Image for Sheikh Hamdan bin Rashid  the man who helped make Dubai a global financial hub
Obituary

Sheikh Hamdan bin Rashid the man who helped make Dubai a global financial hub

The death of Sheikh Hamdan bin Rashid marks the end of a lifetime of service to Dubai and the UAE.

Appointed as Minister of Finance in the Cabinet under Founding President Sheikh Zayed after the formation of the country in December 1971, Sheikh Hamdan held the post until his death, which was announced on Wednesday. He was in his mid-70s.

Like his brothers, Sheikh Maktoum bin Rashid, the late Ruler of Dubai, and Sheikh Mohammed bin Rashid, Vice President and Ruler of Dubai, Sheikh Hamdan was prepared for the responsibilities of office from an early age.

The second of four sons of Sheikh Rashid, Sheikh Hamdan was part of a rising generation of young Emiratis from the ruling families whose duties required them to articulate the vision and ambition of their new country on a global stage.

Even as a teenager, he was always at his father’s side, as Sheikh Rashid pursued his goal of turning Dubai into a world centre of trade and business.

A photograph from 1959 shows Sheikh Hamdan, not yet 15, standing  by his father's side at London's Heathrow Airport as they arrived for an official visit to the UK.

His formal education began in Dubai, studying mathematics and science as well as Islamic and Arabic studies at a school in the city.

In his early 20s, he spent a year at language school in Cambridge to further develop his proficiency in English.

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I feel extremely happy and comfortable when I help fill the heart of a deprived individual with joy and happiness in building a school for those who couldn't get education or construct a Masjid to the faithful who couldn't raise enough funds to build their own house of worship

It was during his time in this ancient university city that Sheikh Hamdan was likely to have developed one of his lifelong passions, for nearby was the town of Newmarket, arguably the world centre of thoroughbred horse breeding.

The popularity of racing in the UAE is widely attributed to Sheikh Hamdan. In 1981, he founded Shadwell Racing, with a breeding and racing operation that eventually expanded to eight stud farms and hundreds of Arabian and thoroughbred horses across the UK, Ireland and the US.

British Flat Racing Champion Owner five times between 1990 and 2005, his triumphs included the English and Irish derbies, the 2,000 Guineas, the Ascot Gold Cup and the Dubai World Cup in 1999 and 2007.

But his love of racing never distracted him from the duties of government, as a minister, and Deputy Ruler of Dubai from 1995.

From the start of public life, he followed Sheikh Rashid’s vision of developing Dubai as a diverse economy that would become a world city.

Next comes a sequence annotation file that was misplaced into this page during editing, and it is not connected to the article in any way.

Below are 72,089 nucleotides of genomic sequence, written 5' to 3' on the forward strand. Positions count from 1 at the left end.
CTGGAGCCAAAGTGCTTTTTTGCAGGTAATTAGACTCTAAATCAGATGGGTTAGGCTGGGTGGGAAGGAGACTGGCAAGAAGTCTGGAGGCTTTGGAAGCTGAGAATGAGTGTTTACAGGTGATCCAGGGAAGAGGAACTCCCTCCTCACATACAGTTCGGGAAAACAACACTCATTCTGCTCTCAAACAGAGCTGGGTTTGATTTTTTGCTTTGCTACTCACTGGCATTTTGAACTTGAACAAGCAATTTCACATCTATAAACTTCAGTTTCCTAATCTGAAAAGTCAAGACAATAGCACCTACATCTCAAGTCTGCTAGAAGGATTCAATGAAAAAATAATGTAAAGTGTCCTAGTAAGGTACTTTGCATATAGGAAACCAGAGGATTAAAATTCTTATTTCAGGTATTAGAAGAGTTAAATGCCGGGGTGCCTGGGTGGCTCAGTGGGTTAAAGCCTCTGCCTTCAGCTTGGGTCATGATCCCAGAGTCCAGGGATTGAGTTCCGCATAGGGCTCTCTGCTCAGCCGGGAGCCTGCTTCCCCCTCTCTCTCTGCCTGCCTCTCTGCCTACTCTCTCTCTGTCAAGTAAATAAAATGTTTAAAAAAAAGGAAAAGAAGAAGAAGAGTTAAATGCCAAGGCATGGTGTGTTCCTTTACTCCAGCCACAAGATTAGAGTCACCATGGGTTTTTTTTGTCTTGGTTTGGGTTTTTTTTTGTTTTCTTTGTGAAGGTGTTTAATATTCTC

He was placed in charge of key institutions by Sheikh Rashid, including Dubai Aluminium (now EGA), Dubai Natural Gas (Dugas), Dubai Cable and the Dubai World Trade Centre.

His responsibilities would expand to encompass the Dubai Municipality, president of the Dubai Ports Authority and the information and health departments.

As a minister, Sheikh Hamdan had the responsibility of making sure the UAE’s new oil wealth was used to develop an infrastructure that would benefit all its people, funding roads, hospitals, electricity and water.

On the world stage, he was the UAE’s chief representative to the International Monetary Fund and the Opec Fund for International Development.

Sheikh Hamdan will also be remembered for his contribution to education, science and philanthropy, giving generously throughout his life.

In partnership with Unesco, the United Nations' cultural organisation, he created the Hamdan bin Rashid Al Maktoum Award for Distinguished Academic Performance, to improve the quality of education and teaching.

His involvement in science included the Sheikh Hamdan bin Rashid Al Maktoum Award for Medical Sciences, rewarding medical research that serves all humanity.

His support for medicine resulted in honorary fellowships from the Royal British College in London and Edinburgh, and an honorary fellowship for internal medicine and surgery from the Royal British College in Glasgow.

Sheikh Hamdan was also the patron of Al Maktoum College of Education in Dundee, Scotland, created to promote cross-cultural understanding, and including a Dh6 million ($1.6m) grant to serve the local Muslim community.

The year 1996 marked the opening of the Islamic Cultural Centre of Ireland, the first project of Sheikh Hamdan's Al Maktoum Foundation, which now supports dozens of charitable and philanthropic projects worldwide, building schools, providing scholarships and offering financial and material aid from Africa and Asia to Europe and the Americas.

Of its work, Sheikh Hamdan said: "I feel extremely happy and comfortable when I help fill the heart of a deprived individual with joy and happiness in building a school for those who couldn’t get education or construct a masjid to the faithful who couldn’t raise enough funds to build their own house of worship.”

James Langton

James Langton

James was one of the original founding editors for The National back in 2008, responsible for news features. Now back in the UK, he contributes to The National on a wide range of topics from space flight to heritage. In a long career in journalism, he worked for the London Telegraph and Evening Standard, and as a correspondent in New York.